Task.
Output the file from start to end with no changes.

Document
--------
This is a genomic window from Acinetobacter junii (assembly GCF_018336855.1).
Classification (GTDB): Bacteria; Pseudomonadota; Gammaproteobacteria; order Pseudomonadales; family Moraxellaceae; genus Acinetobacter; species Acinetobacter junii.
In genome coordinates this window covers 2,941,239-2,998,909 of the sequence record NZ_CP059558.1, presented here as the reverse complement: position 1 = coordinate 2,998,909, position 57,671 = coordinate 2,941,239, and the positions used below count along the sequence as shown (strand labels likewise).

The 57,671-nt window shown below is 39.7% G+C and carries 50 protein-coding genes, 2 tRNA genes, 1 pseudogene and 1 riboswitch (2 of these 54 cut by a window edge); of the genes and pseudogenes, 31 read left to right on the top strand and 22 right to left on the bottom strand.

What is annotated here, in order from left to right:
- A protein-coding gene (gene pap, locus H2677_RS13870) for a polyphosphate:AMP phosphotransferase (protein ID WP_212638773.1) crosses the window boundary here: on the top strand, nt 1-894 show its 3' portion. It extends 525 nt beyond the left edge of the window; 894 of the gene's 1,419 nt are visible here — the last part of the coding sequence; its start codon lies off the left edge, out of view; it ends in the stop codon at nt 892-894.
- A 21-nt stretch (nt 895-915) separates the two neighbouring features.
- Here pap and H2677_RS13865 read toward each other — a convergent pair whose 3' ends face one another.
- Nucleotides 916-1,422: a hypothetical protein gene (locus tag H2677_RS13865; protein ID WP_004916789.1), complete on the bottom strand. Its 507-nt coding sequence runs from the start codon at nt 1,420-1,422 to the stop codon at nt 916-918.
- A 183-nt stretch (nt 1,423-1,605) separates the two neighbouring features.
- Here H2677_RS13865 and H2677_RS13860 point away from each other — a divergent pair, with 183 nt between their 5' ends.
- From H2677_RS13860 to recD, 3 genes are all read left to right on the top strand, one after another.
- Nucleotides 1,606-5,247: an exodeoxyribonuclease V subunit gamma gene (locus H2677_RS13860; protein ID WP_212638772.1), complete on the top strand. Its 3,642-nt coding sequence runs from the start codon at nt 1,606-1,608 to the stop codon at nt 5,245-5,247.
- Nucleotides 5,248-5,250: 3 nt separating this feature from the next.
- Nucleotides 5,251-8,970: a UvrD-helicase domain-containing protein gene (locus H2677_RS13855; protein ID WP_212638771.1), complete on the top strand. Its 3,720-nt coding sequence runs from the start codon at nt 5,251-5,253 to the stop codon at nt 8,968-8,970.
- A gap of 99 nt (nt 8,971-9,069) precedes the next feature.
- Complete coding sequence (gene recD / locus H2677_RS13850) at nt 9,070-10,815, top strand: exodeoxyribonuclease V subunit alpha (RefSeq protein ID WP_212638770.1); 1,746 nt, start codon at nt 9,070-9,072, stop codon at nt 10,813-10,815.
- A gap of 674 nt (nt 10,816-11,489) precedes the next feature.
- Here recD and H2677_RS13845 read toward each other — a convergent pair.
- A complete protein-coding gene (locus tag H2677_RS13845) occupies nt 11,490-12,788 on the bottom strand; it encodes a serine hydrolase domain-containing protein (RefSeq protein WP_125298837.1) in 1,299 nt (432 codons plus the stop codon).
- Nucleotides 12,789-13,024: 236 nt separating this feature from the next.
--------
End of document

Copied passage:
This is a genomic window from Acinetobacter junii (assembly GCF_018336855.1).
Classification (GTDB): Bacteria; Pseudomonadota; Gammaproteobacteria; order Pseudomonadales; family Moraxellaceae; genus Acinetobacter; species Acinetobacter junii.
In genome coordinates this window covers 2,941,239-2,998,909 of the sequence record NZ_CP059558.1, presented here as the reverse complement: position 1 = coordinate 2,998,909, position 57,671 = coordinate 2,941,239, and the positions used below count along the sequence as shown (strand labels likewise).

The 57,671-nt window shown below is 39.7% G+C and carries 50 protein-coding genes, 2 tRNA genes, 1 pseudogene and 1 riboswitch (2 of these 54 cut by a window edge); of the genes and pseudogenes, 31 read left to right on the top strand and 22 right to left on the bottom strand.

What is annotated here, in order from left to right:
- A protein-coding gene (gene pap, locus H2677_RS13870) for a polyphosphate:AMP phosphotransferase (protein ID WP_212638773.1) crosses the window boundary here: on the top strand, nt 1-894 show its 3' portion. It extends 525 nt beyond the left edge of the window; 894 of the gene's 1,419 nt are visible here — the last part of the coding sequence; its start codon lies off the left edge, out of view; it ends in the stop codon at nt 892-894.
- A 21-nt stretch (nt 895-915) separates the two neighbouring features.
- Here pap and H2677_RS13865 read toward each other — a convergent pair whose 3' ends face one another.
- Nucleotides 916-1,422: a hypothetical protein gene (locus tag H2677_RS13865; protein ID WP_004916789.1), complete on the bottom strand. Its 507-nt coding sequence runs from the start codon at nt 1,420-1,422 to the stop codon at nt 916-918.
- A 183-nt stretch (nt 1,423-1,605) separates the two neighbouring features.
- Here H2677_RS13865 and H2677_RS13860 point away from each other — a divergent pair, with 183 nt between their 5' ends.
- From H2677_RS13860 to recD, 3 genes are all read left to right on the top strand, one after another.
- Nucleotides 1,606-5,247: an exodeoxyribonuclease V subunit gamma gene (locus H2677_RS13860; protein ID WP_212638772.1), complete on the top strand. Its 3,642-nt coding sequence runs from the start codon at nt 1,606-1,608 to the stop codon at nt 5,245-5,247.
- Nucleotides 5,248-5,250: 3 nt separating this feature from the next.
- Nucleotides 5,251-8,970: a UvrD-helicase domain-containing protein gene (locus H2677_RS13855; protein ID WP_212638771.1), complete on the top strand. Its 3,720-nt coding sequence runs from the start codon at nt 5,251-5,253 to the stop codon at nt 8,968-8,970.
- A gap of 99 nt (nt 8,971-9,069) precedes the next feature.
- Complete coding sequence (gene recD / locus H2677_RS13850) at nt 9,070-10,815, top strand: exodeoxyribonuclease V subunit alpha (RefSeq protein ID WP_212638770.1); 1,746 nt, start codon at nt 9,070-9,072, stop codon at nt 10,813-10,815.
- A gap of 674 nt (nt 10,816-11,489) precedes the next feature.
- Here recD and H2677_RS13845 read toward each other — a convergent pair.
- A complete protein-coding gene (locus tag H2677_RS13845) occupies nt 11,490-12,788 on the bottom strand; it encodes a serine hydrolase domain-containing protein (RefSeq protein WP_125298837.1) in 1,299 nt (432 codons plus the stop codon).
- Nucleotides 12,789-13,024: 236 nt separating this feature from the next.